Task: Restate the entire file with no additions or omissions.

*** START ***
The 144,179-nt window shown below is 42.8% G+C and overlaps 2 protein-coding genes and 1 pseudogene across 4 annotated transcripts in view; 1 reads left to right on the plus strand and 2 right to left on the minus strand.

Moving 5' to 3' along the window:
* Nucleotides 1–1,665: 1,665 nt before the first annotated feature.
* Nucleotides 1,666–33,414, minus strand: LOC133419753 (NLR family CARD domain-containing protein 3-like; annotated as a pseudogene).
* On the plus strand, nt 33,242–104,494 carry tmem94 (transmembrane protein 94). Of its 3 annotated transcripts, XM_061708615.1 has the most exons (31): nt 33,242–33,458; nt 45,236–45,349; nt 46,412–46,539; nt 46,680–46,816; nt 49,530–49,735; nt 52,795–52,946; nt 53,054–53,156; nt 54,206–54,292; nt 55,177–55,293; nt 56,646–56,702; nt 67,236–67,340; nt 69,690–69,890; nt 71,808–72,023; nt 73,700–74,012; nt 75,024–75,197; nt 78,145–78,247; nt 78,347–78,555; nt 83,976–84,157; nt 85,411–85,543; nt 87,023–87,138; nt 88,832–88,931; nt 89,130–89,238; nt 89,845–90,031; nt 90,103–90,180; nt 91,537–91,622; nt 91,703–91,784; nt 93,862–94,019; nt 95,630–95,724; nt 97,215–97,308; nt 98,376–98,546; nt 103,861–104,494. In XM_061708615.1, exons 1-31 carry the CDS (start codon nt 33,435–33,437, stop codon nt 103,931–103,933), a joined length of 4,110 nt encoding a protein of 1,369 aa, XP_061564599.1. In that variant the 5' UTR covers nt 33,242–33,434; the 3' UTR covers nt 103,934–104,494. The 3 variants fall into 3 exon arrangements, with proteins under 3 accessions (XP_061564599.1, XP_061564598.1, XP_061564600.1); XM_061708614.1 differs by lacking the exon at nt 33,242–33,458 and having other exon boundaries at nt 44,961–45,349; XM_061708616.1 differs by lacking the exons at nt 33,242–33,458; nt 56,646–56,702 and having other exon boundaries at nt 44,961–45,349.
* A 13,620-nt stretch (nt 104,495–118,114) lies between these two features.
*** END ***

The 144,179-nt window shown below is 42.8% G+C and overlaps 2 protein-coding genes and 1 pseudogene across 4 annotated transcripts in view; 1 reads left to right on the plus strand and 2 right to left on the minus strand.

Moving 5' to 3' along the window:
* Nucleotides 1–1,665: 1,665 nt before the first annotated feature.
* Nucleotides 1,666–33,414, minus strand: LOC133419753 (NLR family CARD domain-containing protein 3-like; annotated as a pseudogene).
* On the plus strand, nt 33,242–104,494 carry tmem94 (transmembrane protein 94). Of its 3 annotated transcripts, XM_061708615.1 has the most exons (31): nt 33,242–33,458; nt 45,236–45,349; nt 46,412–46,539; nt 46,680–46,816; nt 49,530–49,735; nt 52,795–52,946; nt 53,054–53,156; nt 54,206–54,292; nt 55,177–55,293; nt 56,646–56,702; nt 67,236–67,340; nt 69,690–69,890; nt 71,808–72,023; nt 73,700–74,012; nt 75,024–75,197; nt 78,145–78,247; nt 78,347–78,555; nt 83,976–84,157; nt 85,411–85,543; nt 87,023–87,138; nt 88,832–88,931; nt 89,130–89,238; nt 89,845–90,031; nt 90,103–90,180; nt 91,537–91,622; nt 91,703–91,784; nt 93,862–94,019; nt 95,630–95,724; nt 97,215–97,308; nt 98,376–98,546; nt 103,861–104,494. In XM_061708615.1, exons 1-31 carry the CDS (start codon nt 33,435–33,437, stop codon nt 103,931–103,933), a joined length of 4,110 nt encoding a protein of 1,369 aa, XP_061564599.1. In that variant the 5' UTR covers nt 33,242–33,434; the 3' UTR covers nt 103,934–104,494. The 3 variants fall into 3 exon arrangements, with proteins under 3 accessions (XP_061564599.1, XP_061564598.1, XP_061564600.1); XM_061708614.1 differs by lacking the exon at nt 33,242–33,458 and having other exon boundaries at nt 44,961–45,349; XM_061708616.1 differs by lacking the exons at nt 33,242–33,458; nt 56,646–56,702 and having other exon boundaries at nt 44,961–45,349.
* A 13,620-nt stretch (nt 104,495–118,114) lies between these two features.